Arms control campaigners say countries selling weapons despite clear risk of misuse in Yemen
‘It’s truly sickening … Monday’s meeting in Geneva must not fiddle while Yemen burns’ - Anna Macdonald
Campaigners are today calling on governments due to attend the latest round of discussions on the implementation of the Arms Trade Treaty (ATT) in Geneva on Monday to stop selling billions of pounds’ worth of deadly weapons to Saudi Arabia being used to attack Yemeni civilians.
In a new report released today (26 February), the Control Arms Coalition names the UK, France, Germany, Italy, Montenegro, the Netherlands, Spain, Sweden, Switzerland, Turkey and the US as having issued licences for arms to Saudi Arabia worth more than £18bn in 2015 - including drones, bombs, torpedoes, rockets and missiles. These are the types of arms currently being used by Saudi Arabia and its allies for gross violations of human rights and possible war crimes during aerial and ground attacks in Yemen.
Based on the limited public domain information available, the report estimates the total reported value of arms export licences and announced sales to Saudi Arabia was more than £18bn during 2015. Of this, ATT states parties accounted for over £3.5bn, though the exact amount is likely to be much higher. Many states have still not yet fully reported on licences approved or transfers made over the period 2014-15, but they include the following:
*Between 1 January and 30 September 2015 - the UK issued a total of 152 licences for exports of military equipment to Saudi Arabia, totalling £2.94bn - seven of these licences were worth a total of more than £1bn for bombs, torpedoes, rockets and missiles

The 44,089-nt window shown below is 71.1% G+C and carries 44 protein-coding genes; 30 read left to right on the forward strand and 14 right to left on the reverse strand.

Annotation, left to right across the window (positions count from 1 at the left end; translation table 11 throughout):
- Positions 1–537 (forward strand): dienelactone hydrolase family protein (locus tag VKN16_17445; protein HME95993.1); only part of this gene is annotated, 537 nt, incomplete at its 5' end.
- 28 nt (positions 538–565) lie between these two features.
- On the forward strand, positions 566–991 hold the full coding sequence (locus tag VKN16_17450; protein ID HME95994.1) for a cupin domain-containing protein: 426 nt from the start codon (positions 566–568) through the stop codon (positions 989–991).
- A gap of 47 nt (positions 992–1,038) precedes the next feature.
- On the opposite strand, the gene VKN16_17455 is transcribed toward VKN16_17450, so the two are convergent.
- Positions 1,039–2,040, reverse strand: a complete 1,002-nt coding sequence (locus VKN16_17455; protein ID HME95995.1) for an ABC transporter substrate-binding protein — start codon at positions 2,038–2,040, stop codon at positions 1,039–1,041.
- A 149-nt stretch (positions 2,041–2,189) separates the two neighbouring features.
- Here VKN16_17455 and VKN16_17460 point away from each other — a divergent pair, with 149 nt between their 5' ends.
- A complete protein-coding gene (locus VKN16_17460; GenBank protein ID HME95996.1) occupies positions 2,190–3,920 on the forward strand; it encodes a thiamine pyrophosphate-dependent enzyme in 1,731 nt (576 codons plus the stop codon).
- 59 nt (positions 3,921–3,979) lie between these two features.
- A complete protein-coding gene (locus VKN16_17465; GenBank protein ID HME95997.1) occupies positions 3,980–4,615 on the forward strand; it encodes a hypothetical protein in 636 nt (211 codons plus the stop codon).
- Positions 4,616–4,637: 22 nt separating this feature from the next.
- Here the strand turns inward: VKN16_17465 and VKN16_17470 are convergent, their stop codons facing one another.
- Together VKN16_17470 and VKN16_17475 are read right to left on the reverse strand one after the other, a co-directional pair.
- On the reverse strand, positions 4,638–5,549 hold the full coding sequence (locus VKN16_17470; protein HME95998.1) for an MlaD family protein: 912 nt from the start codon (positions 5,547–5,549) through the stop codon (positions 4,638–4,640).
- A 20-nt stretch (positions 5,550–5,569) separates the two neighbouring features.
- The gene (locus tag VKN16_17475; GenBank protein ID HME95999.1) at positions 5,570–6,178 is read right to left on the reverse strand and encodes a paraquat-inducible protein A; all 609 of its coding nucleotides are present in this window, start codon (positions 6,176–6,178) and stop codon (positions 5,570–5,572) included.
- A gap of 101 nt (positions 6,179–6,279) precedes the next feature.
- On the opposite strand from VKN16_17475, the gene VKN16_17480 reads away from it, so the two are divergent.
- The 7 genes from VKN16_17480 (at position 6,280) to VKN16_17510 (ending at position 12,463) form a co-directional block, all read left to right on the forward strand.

*From January to June 2015 - Spain authorised eight licences for export of aircraft, fire control systems, bombs, torpedoes, rockets and missiles to Saudi Arabia worth £20m
*From January to November 2015 - Italy exported arms, ammunition and spare parts to Saudi Arabia worth £28.5m
Under the ATT, all arms deals must be assessed against strict criteria, including the risk of the arms being used for serious human rights violations or war crimes, or of being diverted for terrorist and other criminal acts. The treaty requires that if the transferring state has reasonable knowledge to anticipate that the arms would be used in war crimes, or there is a substantial risk the export will breach any of those criteria, the arms transfer cannot be authorised. All the arms-exporting countries identified in the report have signed up to the ATT, which has the aim of “reducing human suffering” through new global rules for the arms trade, which forbid arms transfers that would be used for war crimes or risk being used for serious violations of international law.
Violations are also being committed by Houthi forces, who according to UN experts have captured and acquired arms via diversion, though today’s report does not address this issue due to a lack of reliable data.
Governments are attending the Extraordinary Meeting of the Conference of States Parties to the ATT in Geneva on Monday to discuss how implementation of the ATT will be funded and other logistical details regarding the treaty’s official secretariat.